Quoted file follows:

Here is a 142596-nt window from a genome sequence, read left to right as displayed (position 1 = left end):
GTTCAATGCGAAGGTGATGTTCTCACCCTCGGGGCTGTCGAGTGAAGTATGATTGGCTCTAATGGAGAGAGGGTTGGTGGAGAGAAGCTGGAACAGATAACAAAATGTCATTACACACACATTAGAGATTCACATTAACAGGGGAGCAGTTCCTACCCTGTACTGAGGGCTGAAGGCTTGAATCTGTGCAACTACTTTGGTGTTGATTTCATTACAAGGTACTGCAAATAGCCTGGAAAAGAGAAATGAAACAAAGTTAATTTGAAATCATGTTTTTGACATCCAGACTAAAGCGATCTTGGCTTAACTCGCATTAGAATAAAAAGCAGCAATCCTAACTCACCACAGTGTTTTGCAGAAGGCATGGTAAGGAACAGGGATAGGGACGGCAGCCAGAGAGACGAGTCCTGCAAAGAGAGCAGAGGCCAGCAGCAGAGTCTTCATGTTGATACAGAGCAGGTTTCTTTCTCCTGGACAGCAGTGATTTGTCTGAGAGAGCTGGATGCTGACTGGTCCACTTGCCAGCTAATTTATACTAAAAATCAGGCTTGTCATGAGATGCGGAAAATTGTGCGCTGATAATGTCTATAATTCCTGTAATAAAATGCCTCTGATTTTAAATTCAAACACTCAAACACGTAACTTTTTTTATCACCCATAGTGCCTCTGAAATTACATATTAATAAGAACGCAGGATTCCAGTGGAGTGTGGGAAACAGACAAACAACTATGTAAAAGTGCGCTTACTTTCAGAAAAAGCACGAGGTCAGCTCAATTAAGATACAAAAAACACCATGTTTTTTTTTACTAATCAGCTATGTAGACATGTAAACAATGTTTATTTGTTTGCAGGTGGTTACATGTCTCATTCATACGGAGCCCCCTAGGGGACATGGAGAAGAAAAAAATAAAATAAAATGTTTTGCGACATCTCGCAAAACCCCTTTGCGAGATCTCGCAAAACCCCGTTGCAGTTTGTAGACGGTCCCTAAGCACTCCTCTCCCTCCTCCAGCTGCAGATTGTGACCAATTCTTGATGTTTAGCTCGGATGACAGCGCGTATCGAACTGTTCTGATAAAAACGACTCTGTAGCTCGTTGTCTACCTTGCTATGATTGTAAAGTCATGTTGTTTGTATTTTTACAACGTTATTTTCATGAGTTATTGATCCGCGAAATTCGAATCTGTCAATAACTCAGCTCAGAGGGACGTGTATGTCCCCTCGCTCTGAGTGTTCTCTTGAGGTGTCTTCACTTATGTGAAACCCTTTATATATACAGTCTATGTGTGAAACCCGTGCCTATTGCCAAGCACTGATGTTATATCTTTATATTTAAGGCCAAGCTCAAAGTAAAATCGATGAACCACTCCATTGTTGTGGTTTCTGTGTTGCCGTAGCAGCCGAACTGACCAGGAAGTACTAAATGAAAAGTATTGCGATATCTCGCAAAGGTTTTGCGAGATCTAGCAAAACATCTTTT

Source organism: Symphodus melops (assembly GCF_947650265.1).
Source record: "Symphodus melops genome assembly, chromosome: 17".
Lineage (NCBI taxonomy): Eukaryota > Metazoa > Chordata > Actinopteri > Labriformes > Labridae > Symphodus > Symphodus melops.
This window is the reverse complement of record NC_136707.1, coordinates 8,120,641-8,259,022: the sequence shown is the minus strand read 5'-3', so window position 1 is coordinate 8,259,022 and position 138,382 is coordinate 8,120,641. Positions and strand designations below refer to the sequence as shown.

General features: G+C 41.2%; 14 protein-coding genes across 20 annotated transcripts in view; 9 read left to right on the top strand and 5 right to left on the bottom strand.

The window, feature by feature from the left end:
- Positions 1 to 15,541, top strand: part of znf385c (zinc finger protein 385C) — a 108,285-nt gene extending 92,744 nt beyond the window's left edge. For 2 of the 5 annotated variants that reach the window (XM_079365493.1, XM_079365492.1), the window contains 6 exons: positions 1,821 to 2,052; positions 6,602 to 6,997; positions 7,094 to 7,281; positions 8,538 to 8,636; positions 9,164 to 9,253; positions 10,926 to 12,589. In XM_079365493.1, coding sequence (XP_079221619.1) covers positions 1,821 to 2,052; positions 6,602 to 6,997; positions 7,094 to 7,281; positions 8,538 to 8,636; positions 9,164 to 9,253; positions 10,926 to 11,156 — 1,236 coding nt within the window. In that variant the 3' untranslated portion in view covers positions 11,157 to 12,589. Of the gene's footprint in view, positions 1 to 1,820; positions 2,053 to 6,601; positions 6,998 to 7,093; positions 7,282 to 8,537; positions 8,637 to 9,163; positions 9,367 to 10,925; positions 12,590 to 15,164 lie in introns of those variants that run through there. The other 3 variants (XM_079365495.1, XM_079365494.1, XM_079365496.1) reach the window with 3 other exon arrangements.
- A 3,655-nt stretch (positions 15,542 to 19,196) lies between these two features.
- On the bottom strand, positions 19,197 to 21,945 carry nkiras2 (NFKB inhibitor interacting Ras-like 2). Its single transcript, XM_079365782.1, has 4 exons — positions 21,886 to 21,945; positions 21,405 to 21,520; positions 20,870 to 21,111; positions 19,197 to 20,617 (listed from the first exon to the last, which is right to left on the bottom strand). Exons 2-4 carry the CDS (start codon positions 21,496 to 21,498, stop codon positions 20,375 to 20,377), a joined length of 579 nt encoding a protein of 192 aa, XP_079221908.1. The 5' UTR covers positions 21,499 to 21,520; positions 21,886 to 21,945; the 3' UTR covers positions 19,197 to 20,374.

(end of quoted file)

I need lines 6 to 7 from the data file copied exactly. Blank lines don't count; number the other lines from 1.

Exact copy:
This window is the reverse complement of record NC_136707.1, coordinates 8,120,641-8,259,022: the sequence shown is the minus strand read 5'-3', so window position 1 is coordinate 8,259,022 and position 138,382 is coordinate 8,120,641. Positions and strand designations below refer to the sequence as shown.

General features: G+C 41.2%; 14 protein-coding genes across 20 annotated transcripts in view; 9 read left to right on the top strand and 5 right to left on the bottom strand.